Nigerian Baptist Leader Asks For American Help To End Persecution In His Country

Nigeria Boko Haram Islamists


-- The persecution of Christians in Nigeria continues with unimaginable suffering, though conversely, the work of Christ is flourishing, according to a Baptist leader in the country.

“Our situation is fearful,” said Samson Olasupo A. Ayokunle, president of the Christian Association of Nigeria, the umbrella body of all Christians in Nigeria with some one hundred million members. He serves as one of several vice-presidents of the Baptist World Alliance and previously served 10 years as president of the Nigerian Baptist Convention, the largest Baptist group in Africa and Europe.

Olasupo spoke July 10 at Siluria Baptist Church in Alabaster ahead of the Baptist World Alliance meeting at Samford University in Birmingham July 10–15.

“Just one month ago the St. Francis Xavier Catholic Church in Ondo was attacked with explosives, and 70 people died,” Olasupo said. “Pastors who travel to preach in their churches can be kidnapped and held for ransom. Our government could provide security for us, but they don’t; therefore many churches are forced to provide security for themselves.”
Thousands killed

Nigeria has a population of 200 million people and is roughly equally divided between Muslims and Christians, Ayokunle explained. Islam came to Africa in the 11th century, but “jihad” began in 1804 and accelerated after Nigerian independence in 1960. It’s estimated some 350,000 Christians have been killed since 2009.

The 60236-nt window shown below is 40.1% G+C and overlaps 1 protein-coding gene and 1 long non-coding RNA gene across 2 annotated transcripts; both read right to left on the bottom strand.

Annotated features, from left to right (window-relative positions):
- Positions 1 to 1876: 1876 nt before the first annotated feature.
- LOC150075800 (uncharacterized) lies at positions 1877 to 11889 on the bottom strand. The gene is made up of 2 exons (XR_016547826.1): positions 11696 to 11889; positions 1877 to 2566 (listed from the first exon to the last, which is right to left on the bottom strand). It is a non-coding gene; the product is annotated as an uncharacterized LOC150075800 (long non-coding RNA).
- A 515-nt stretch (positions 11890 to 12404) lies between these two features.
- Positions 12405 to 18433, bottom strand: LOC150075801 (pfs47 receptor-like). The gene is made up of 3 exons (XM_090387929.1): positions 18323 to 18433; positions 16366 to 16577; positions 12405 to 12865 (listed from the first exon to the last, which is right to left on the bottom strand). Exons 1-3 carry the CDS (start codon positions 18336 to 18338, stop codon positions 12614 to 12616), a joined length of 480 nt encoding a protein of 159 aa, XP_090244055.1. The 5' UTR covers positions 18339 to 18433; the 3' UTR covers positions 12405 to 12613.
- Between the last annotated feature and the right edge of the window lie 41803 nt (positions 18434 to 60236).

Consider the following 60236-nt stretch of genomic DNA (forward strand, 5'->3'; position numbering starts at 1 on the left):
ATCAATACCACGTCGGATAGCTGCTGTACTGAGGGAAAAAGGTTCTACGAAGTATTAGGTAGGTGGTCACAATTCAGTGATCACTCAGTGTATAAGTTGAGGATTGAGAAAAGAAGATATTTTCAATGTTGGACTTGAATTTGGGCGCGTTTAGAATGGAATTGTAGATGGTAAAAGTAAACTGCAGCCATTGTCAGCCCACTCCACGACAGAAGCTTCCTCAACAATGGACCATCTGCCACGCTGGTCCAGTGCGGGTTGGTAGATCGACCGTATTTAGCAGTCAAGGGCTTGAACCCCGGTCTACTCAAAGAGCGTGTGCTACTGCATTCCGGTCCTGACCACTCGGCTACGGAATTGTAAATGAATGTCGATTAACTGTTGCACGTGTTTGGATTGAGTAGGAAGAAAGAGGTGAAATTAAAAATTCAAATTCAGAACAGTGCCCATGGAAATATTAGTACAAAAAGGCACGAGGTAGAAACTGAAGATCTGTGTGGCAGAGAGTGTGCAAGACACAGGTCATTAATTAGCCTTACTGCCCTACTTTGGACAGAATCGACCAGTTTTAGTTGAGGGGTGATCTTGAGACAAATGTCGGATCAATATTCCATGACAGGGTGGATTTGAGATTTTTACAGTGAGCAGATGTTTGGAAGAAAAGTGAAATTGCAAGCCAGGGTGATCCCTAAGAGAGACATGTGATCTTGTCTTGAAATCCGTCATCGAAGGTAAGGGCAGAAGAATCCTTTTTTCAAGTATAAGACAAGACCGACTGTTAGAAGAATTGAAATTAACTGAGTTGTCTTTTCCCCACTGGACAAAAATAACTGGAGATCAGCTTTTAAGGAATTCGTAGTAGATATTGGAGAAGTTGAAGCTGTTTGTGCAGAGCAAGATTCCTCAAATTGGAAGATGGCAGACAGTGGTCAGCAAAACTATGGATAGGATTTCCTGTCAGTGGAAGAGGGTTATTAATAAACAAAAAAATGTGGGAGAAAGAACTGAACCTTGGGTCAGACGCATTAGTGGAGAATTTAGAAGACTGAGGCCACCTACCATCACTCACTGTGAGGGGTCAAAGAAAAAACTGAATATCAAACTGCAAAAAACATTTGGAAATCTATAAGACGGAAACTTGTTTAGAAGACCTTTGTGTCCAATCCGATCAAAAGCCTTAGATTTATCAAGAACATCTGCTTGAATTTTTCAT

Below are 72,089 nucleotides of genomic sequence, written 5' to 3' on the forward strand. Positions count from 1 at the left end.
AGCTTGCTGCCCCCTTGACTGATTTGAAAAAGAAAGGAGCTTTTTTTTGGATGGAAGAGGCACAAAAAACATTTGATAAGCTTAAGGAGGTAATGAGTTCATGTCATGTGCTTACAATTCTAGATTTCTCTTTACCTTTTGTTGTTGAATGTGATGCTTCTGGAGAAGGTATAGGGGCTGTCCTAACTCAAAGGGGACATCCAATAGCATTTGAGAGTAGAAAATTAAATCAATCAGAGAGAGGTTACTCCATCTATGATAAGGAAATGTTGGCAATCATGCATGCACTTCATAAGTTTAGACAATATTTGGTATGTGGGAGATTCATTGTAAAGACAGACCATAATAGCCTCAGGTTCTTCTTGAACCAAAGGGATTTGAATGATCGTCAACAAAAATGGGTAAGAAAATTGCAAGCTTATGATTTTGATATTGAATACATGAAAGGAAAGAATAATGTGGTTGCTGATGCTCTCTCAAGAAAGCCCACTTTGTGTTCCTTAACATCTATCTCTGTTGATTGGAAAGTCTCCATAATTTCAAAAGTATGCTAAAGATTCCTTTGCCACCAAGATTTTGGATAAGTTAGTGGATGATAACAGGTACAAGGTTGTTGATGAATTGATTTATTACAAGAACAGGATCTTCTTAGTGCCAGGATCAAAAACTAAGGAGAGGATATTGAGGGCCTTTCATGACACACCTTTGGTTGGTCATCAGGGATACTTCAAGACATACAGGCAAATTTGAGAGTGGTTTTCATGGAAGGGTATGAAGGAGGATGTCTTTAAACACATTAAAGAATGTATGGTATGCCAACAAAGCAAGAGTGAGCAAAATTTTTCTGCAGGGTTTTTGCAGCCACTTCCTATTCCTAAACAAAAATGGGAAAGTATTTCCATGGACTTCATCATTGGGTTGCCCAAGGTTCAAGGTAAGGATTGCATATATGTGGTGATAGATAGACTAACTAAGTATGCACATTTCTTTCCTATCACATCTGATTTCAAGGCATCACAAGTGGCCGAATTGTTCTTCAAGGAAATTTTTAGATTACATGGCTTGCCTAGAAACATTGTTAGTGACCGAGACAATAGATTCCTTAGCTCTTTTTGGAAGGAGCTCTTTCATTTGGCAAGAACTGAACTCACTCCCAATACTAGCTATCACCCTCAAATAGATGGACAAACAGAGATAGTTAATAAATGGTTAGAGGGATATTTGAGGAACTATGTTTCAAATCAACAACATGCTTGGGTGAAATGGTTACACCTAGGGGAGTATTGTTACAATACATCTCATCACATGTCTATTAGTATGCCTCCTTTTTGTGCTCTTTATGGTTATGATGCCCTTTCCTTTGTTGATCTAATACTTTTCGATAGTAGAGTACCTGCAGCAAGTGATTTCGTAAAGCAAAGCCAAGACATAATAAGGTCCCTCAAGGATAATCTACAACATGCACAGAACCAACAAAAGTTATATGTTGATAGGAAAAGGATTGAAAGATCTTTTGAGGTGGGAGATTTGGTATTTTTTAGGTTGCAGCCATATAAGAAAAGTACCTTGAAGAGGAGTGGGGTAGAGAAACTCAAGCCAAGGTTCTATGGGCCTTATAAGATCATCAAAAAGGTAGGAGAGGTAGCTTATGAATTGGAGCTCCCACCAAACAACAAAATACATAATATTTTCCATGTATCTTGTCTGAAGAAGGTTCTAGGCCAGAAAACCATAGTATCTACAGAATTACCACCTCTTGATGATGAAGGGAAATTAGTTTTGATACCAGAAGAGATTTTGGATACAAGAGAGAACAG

Nigeria will hold elections this fall, and Ayokunle is hopeful new leaders might help ease tensions in the land, especially in the area of religious liberty.

“The best we can hope for is that Muslim and Christian leaders can be elected and will partner together to ensure religious freedom in our land,” he said.

As co-chair of the Nigeria Inter-Religious Council, Ayokunle works toward this goal alongside fellow co-chair Sultan of Sokoto, a “foremost tradition ruler” and the leader of all Muslims in Nigeria, Ayokunle said.

Before traveling to Birmingham, Ayokunle spoke at the Religious Freedom Summit in Washington about the need for change in Nigeria. He said he hopes American politicians will encourage the U.S. Department of State to pressure the Nigerian government to protect all worshippers.

He cited a June 29 letter sent to Secretary of State Antony Blinken by U.S. Senators Marco Rubio of Florida and Josh Hawley of Missouri asking that Nigeria once again be labeled a “Country of Particular Concern” as it was during the Trump administration. The letter was co-signed by Senators Mike Braun of Indiana, Tom Cotton of Arkansas and Jim Inhofe of Oklahoma.

“This [designation] means the American government can apply pressure, including economic pressure, to force change,” Ayokunle said. “We need our American friends to help us, and this designation is one way it can come about.”

Ayokunle said despite hard times, Baptist work is growing in his county.

“We have many Baptist churches in our nation,” he said. “The Southern Baptist Convention started the Nigerian Baptist Convention in 1850, and Baptist work has flourished. Many people are coming to faith because of the witness of our churches.”

Other Nigerian Baptists who attended the Baptist World Alliance meeting include Samson Fatokun and his wife, Adebola, members of the Christ Baptist Church in Gbagada in the Nigerian state of Lagos, and Christson Adedoyin, a native of Nigeria who teaches public health and sociology at Samford.